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Article

‘Abduh, Muhammad (1849–1905) By Yaser, Mirdamadi

DOI: 10.4324/9781135000356-REM1017-1
Published: 01/10/2016
Retrieved: 17 September 2019, from
https://www.rem.routledge.com/articles/abduh-muhammad-1849-1905

Article

Muhammad ‘Abduh along with Jamal al-Din Al-Afghani (1838–1897) are widely considered as the co-founders of Muslim modernism, mainly in, though not confined to, Sunni Islam. An Egyptian jurist, theologian, exegete, grand mufti (Islamic legal counselor) of Egypt, journalist, and liberal religious reformer, he had a considerable role in the modernization of Al-Azhar, the most important center of Islamic learning in Sunni Islam and in Islamic activism in the whole Muslim world. He left a diverse and even seemingly paradoxical legacy behind him, ranging from salafism to liberalism.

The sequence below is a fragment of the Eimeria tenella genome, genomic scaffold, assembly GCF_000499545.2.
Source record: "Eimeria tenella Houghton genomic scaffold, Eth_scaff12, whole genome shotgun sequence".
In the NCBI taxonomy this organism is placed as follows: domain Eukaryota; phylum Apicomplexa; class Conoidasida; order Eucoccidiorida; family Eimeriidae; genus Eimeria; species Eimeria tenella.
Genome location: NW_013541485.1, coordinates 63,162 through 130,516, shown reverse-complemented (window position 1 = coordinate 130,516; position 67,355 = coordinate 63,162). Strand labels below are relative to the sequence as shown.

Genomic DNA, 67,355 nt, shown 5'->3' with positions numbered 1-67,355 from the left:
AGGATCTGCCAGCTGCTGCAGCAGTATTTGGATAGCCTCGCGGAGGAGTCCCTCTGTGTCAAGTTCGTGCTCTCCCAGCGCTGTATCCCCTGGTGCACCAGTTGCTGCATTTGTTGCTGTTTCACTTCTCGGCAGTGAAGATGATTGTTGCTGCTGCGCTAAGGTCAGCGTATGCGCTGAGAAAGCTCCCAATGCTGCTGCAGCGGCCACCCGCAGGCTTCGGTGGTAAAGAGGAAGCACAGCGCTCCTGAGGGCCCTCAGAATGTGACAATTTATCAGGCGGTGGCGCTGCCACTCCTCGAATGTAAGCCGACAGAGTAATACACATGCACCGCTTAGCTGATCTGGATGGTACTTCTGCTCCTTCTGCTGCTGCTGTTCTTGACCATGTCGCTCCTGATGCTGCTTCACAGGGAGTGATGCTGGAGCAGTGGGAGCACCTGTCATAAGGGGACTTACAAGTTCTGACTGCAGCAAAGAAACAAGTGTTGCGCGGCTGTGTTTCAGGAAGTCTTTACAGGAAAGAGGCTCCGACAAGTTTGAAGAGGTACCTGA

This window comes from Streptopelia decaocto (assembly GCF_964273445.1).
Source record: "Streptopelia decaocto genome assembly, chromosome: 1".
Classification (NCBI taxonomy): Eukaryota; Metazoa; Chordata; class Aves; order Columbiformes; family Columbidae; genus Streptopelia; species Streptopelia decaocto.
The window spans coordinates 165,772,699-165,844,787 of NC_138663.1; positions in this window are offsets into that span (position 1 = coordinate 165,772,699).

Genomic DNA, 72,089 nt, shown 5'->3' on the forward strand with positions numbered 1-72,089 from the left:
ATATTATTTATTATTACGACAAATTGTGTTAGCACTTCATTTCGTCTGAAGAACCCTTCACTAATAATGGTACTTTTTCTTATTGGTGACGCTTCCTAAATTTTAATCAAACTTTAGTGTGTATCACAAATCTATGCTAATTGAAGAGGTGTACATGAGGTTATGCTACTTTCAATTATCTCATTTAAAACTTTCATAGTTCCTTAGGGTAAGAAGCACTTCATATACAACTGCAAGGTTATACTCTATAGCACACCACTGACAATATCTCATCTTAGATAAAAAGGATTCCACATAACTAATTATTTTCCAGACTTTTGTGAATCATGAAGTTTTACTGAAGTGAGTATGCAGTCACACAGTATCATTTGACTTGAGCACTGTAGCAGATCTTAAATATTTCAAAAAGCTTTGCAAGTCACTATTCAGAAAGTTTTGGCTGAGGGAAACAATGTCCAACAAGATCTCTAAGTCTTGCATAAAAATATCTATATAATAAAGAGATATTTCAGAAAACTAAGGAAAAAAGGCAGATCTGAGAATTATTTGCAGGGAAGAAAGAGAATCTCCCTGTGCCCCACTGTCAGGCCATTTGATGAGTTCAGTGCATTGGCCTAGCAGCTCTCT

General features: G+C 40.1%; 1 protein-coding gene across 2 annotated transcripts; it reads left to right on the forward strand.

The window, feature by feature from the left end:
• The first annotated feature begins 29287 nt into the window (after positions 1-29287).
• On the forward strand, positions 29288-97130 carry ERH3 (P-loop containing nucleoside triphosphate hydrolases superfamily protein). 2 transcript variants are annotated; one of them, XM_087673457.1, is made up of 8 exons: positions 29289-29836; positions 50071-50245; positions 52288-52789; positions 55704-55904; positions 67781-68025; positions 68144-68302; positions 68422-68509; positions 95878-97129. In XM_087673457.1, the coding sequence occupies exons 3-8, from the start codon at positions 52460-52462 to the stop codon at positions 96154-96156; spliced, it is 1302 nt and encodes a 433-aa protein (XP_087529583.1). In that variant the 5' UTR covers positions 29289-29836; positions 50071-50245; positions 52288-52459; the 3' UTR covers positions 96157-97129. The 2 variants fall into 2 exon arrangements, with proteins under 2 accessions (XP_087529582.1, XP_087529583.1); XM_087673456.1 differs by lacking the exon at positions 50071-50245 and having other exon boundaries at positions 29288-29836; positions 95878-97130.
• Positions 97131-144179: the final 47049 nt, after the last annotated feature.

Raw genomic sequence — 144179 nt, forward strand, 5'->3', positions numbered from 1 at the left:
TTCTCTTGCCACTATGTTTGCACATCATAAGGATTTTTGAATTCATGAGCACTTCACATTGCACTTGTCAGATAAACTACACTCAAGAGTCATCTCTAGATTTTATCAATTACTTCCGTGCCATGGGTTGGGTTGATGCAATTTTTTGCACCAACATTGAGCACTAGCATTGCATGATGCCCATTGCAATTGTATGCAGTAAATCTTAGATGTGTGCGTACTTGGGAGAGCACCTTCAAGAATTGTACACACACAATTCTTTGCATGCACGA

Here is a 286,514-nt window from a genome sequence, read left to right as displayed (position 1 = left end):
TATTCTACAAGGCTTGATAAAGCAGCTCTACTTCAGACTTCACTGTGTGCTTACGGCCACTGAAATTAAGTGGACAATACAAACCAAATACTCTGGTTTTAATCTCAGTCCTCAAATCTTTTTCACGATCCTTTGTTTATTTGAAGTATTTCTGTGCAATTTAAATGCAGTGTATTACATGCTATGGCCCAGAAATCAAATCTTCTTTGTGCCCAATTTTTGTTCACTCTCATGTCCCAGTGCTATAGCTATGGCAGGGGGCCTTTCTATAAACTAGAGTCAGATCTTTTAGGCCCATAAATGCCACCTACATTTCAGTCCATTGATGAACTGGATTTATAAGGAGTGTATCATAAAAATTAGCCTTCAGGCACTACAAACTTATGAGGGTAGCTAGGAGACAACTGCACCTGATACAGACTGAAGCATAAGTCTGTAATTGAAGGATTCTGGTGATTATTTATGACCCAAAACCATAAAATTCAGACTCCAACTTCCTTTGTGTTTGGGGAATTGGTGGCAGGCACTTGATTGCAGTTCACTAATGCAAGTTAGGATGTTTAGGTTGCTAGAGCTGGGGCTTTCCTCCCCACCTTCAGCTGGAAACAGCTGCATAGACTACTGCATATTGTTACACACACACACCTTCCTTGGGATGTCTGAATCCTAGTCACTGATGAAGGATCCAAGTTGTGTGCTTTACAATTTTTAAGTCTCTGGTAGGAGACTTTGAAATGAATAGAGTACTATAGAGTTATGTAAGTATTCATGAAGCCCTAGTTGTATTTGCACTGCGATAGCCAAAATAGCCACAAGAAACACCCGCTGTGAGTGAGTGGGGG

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01/10/2016

Article DOI

10.4324/9781135000356-REM1017-1

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Citing this article:

Yaser, Mirdamadi. "‘Abduh, Muhammad (1849–1905)." The Routledge Encyclopedia of Modernism. : Taylor and Francis, 2016. Date Accessed 17 Sep. 2019 https://www.rem.routledge.com/articles/abduh-muhammad-1849-1905. doi:10.4324/9781135000356-REM1017-1

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